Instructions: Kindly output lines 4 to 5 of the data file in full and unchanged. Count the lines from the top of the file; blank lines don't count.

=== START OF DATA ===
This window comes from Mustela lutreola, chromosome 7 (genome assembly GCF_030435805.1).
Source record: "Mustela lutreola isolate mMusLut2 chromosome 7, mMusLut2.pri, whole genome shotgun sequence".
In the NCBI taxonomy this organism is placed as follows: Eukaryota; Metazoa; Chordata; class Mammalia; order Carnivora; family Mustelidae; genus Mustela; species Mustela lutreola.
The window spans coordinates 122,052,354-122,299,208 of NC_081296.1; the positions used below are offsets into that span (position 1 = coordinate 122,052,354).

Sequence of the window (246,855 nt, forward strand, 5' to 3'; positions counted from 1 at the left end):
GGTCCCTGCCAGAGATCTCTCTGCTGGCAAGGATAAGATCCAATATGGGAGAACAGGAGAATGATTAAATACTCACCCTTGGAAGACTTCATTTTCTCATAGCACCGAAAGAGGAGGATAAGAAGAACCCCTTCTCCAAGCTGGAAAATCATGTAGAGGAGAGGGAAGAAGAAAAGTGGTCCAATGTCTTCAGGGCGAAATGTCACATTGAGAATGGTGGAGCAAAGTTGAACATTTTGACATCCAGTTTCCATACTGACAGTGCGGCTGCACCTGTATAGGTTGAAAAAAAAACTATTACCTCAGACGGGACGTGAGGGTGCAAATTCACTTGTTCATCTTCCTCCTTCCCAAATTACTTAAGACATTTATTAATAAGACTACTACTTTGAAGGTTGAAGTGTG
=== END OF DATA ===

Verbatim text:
The window spans coordinates 122,052,354-122,299,208 of NC_081296.1; the positions used below are offsets into that span (position 1 = coordinate 122,052,354).

Sequence of the window (246,855 nt, forward strand, 5' to 3'; positions counted from 1 at the left end):